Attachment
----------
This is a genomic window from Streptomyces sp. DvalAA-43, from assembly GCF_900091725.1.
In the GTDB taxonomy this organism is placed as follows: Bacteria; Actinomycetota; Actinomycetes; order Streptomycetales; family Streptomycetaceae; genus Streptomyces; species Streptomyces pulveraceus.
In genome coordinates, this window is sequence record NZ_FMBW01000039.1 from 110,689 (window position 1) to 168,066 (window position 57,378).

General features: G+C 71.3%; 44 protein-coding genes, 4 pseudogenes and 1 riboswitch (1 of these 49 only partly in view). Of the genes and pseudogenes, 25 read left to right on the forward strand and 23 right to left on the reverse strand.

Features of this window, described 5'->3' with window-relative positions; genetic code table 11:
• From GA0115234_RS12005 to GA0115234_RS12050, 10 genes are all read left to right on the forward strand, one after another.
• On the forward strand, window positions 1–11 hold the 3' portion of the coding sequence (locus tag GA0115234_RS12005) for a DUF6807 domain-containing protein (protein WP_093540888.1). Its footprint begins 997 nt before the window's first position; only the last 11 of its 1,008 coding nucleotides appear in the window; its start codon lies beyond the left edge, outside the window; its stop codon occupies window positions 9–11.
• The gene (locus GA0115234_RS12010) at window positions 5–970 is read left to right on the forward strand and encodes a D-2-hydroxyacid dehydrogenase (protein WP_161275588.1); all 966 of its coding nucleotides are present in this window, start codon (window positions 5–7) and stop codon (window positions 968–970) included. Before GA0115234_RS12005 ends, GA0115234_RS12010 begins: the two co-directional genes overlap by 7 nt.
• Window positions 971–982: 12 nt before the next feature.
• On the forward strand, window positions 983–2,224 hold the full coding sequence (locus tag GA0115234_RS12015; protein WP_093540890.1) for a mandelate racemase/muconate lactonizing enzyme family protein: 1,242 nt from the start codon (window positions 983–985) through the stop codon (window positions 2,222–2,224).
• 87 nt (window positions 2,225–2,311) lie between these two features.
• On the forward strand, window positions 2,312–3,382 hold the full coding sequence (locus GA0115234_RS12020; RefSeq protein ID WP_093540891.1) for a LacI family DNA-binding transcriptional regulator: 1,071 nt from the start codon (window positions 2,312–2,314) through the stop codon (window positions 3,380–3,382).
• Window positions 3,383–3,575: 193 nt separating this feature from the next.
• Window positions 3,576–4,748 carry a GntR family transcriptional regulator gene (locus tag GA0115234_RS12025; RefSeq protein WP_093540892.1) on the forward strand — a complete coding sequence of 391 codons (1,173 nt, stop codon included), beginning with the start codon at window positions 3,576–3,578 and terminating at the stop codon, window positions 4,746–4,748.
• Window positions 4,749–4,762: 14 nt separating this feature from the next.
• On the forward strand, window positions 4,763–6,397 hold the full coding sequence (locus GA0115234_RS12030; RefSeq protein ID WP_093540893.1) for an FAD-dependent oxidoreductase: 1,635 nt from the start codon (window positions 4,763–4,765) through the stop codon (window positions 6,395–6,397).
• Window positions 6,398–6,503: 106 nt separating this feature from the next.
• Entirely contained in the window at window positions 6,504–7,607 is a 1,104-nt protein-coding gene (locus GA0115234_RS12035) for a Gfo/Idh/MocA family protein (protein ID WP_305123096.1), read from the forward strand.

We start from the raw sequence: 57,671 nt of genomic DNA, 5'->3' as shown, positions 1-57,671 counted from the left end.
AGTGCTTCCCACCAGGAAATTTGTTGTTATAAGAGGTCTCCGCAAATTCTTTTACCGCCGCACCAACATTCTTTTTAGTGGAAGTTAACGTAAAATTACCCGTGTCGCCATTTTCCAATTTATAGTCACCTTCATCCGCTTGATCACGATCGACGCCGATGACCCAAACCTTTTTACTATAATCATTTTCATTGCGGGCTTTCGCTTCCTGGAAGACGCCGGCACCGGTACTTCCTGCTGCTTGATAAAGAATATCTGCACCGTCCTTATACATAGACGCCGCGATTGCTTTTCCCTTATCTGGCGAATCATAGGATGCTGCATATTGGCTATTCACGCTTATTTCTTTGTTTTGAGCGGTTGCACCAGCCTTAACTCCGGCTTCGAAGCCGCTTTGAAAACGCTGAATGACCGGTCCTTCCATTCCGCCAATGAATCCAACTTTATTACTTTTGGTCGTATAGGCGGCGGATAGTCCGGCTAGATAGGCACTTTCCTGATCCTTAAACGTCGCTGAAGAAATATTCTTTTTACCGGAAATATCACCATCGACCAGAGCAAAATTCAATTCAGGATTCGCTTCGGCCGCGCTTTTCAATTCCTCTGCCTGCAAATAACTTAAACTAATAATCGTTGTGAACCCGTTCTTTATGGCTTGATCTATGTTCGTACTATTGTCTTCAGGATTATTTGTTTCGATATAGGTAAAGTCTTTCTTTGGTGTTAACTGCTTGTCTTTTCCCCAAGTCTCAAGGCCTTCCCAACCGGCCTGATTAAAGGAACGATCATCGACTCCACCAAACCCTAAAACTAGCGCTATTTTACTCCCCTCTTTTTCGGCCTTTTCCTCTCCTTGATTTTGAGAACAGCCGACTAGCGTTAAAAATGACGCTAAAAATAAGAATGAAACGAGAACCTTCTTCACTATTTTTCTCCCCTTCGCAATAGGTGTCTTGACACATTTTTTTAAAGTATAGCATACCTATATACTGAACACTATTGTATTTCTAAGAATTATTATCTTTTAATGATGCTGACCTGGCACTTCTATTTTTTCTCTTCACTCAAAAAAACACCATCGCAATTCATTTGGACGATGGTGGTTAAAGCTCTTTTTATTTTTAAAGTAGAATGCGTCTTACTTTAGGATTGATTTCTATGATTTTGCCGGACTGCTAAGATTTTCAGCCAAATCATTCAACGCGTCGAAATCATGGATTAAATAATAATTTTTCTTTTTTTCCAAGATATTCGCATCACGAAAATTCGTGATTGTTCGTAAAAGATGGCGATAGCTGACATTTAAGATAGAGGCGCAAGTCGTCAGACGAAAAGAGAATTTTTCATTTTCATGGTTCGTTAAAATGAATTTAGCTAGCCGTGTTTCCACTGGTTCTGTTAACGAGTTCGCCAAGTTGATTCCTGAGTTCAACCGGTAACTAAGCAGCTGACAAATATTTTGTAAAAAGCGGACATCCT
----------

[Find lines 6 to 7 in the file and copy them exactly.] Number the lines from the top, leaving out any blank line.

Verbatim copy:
• From GA0115234_RS12005 to GA0115234_RS12050, 10 genes are all read left to right on the forward strand, one after another.
• On the forward strand, window positions 1–11 hold the 3' portion of the coding sequence (locus tag GA0115234_RS12005) for a DUF6807 domain-containing protein (protein WP_093540888.1). Its footprint begins 997 nt before the window's first position; only the last 11 of its 1,008 coding nucleotides appear in the window; its start codon lies beyond the left edge, outside the window; its stop codon occupies window positions 9–11.